In the third verse of his eponymous New Testament epistle, Jude exhorts his readers “to contend for the faith which was once for all delivered,” a charge that continues to resound to the present day. This collection of essays responds to the apostle’s call by providing both a diagnosis of the ills of modern progressivist Catholic doctrinal and moral theology and a prescription for the safeguarding of orthodoxy via a rightly understood return to the traditional sources of theology.
The essays in the first part of this collection seek to answer the question, “What went wrong with Catholic theology since the Second Vatican Council?” Following a brief account of the movement in modern theology from its philosophical basis in Kant and Hegel to the nouvelle théologie and later progressivist theologies of the twentieth century, the writings of Karl Rahner, Walter Kasper, and Bernhard Häring are treated as representative of principal problematic trends, and the concept of heresy is surveyed as it has been understood in the past and as it operates in the Church today. The essays in the second part indicate the way forward for Catholic doctrinal and moral theology, examining and distinguishing the orthodox use of the fontes theologiae of magisterial teachings, the deposit of faith in its development, the “sense of the faithful” (sensus fidelium), Sacred Scripture, and Church councils and synods.
In its twofold attentiveness to contemporary errors in Catholic theology and to tradition-based correctives, The Faith Once for All Delivered offers an urgent and compelling summons to the sacred mission of defending doctrinal and moral orthodoxy.
Fr. Kevin L. Flannery, S.J., was born in 1950 and entered the Society of Jesus in 1977. As a Jesuit he completed an M.Div. and an S.T.L. at Weston School of Theology, as well as a B.A./M.A. and a D.Phil. at the University of Oxford. Beginning in 1992,he was Professor of the History of Ancient Philosophy at the Pontifical Gregorian University in Rome, serving as Dean of the Faculty of Philosophy from 1999 until 2005. He is the author of several books, including Ways into the Logic of Alexander of Aphrodisias (Brill, 1995), Action and Character according to Aristotle: The Logic of the Moral Life (The Catholic University of America Press, 2013), and Cooperation with Evil: Thomistic Tools of Analysis (The Catholic University of America Press, 2019).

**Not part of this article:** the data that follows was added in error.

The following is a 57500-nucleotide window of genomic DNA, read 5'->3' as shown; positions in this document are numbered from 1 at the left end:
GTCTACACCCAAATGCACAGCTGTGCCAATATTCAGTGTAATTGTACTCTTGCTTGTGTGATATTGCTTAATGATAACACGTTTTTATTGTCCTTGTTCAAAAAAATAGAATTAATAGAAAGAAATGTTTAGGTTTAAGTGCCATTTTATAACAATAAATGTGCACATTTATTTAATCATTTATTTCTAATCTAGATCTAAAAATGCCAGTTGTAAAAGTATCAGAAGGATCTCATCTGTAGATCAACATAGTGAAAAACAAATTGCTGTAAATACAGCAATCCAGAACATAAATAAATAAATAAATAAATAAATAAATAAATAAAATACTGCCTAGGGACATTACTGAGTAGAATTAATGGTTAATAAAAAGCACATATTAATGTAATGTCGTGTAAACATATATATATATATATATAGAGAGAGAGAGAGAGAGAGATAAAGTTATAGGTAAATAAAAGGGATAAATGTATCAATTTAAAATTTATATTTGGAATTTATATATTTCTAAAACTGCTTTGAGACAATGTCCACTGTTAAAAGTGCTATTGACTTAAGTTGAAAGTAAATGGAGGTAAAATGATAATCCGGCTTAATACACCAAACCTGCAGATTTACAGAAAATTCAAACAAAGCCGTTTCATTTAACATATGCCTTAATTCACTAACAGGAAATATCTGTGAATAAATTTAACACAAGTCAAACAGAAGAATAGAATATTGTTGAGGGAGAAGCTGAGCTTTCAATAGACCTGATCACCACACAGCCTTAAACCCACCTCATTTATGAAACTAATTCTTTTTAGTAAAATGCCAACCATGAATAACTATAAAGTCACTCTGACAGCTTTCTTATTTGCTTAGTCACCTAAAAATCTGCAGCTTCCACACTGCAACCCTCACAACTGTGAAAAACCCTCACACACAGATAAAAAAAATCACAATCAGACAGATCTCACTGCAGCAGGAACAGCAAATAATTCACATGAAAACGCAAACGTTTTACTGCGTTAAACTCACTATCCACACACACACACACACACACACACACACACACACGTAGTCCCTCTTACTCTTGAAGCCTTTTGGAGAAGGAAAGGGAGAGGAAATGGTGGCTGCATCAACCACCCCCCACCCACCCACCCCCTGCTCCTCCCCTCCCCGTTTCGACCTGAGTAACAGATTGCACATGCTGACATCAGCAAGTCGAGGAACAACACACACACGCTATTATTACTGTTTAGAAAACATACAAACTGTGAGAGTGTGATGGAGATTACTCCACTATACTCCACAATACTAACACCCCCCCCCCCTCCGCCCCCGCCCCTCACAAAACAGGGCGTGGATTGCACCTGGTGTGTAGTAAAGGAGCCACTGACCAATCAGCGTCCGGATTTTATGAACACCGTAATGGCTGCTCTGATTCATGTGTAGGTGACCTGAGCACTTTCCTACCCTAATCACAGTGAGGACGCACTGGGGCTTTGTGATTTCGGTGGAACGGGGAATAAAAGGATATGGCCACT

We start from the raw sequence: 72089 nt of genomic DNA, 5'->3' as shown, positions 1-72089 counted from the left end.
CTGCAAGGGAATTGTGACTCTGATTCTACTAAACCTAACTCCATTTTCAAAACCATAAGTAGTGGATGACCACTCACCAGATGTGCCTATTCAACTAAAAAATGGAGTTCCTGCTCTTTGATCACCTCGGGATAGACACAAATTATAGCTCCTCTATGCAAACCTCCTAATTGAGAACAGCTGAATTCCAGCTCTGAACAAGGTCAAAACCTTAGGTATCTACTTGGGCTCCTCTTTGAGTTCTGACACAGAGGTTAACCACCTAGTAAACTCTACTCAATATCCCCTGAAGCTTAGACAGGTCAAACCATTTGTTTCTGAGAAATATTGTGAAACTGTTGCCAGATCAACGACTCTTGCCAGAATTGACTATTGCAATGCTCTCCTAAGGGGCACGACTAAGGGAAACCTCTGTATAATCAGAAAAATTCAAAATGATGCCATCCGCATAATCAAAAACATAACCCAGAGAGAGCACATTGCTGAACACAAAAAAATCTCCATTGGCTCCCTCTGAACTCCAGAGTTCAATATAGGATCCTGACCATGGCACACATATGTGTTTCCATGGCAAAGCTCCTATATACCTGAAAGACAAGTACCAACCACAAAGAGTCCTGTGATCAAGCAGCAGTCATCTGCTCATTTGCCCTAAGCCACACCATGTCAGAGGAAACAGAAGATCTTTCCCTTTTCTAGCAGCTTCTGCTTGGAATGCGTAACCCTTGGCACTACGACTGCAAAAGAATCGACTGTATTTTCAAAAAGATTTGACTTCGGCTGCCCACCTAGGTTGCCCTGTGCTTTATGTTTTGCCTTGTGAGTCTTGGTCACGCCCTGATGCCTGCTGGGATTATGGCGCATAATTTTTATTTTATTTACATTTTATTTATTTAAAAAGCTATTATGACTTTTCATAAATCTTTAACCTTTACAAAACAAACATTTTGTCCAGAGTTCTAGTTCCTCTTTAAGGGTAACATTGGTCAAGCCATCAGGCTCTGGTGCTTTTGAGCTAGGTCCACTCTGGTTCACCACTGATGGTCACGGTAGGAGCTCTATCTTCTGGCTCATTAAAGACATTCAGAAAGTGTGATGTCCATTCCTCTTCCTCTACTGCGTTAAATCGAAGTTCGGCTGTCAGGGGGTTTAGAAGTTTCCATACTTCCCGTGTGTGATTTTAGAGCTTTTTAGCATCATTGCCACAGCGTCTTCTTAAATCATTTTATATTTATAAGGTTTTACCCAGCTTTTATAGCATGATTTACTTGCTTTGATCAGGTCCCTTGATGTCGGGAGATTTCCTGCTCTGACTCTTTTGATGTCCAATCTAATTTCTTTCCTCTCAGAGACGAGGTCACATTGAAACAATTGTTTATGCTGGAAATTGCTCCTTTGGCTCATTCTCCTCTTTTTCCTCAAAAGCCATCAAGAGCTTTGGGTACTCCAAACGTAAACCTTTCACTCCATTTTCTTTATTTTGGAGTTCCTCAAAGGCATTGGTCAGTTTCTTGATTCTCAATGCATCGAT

“Since the early twentieth century, theologians have been yearning for the revitalization of their sacred discipline. And yet clarity about the precise essence of such a renewed theology remains elusive. What is authentic Catholic theology? With subtlety and nuance, the essays in this volume collectively invite readers to revisit this crucial question. These authors identify key principles that always inform Catholic theology—even as they model its authentic practice.”
CAJETAN CUDDY, O.P.
Dominican House of Studies, Washington, D.C.
“This important book is a masterful treatment of some of the major problems with contemporary theology that deviates from the Catholic tradition. No other book to my knowledge tackles these contemporary theological issues with such expertise.”
CARDINAL GERHARD LUDWIG MÜLLER
Former Prefect of the Congregation for the Doctrine of the Faith
“Christians today are divided between those who are servants of the Word, accepting Revelation as godly, and those who see themselves as masters of the apostolic tradition, able to change the deposit of faith and morals. One cannot belong to both camps. This superb collection of essays, sometimes blunt and regularly demanding, merits the effort required of the reader.”
CARDINAL GEORGE PELL
Archbishop Emeritus of Sydney, Australia
“Below the turbulent surface of current ecclesial life lie the deep currents which the contributors to this book seek to plumb. They show how, without a robust metaphysics, an objective ethics, and an epistemology suited to both, Catholic philosophy cannot safely take on board any worthwhile wares the cargo of modern thought might contain. Likewise, without a steady gaze on the fixed stars of canon, creed, and crozier by which the Church, historically, has read the map of the Christian life, Catholic theologians, and their epigones in high places, will inevitably hole the side of the Barque of Peter.”
AIDAN NICHOLS, O.P.
Former John Paul II Memorial Visiting Lecturer at the University of Oxford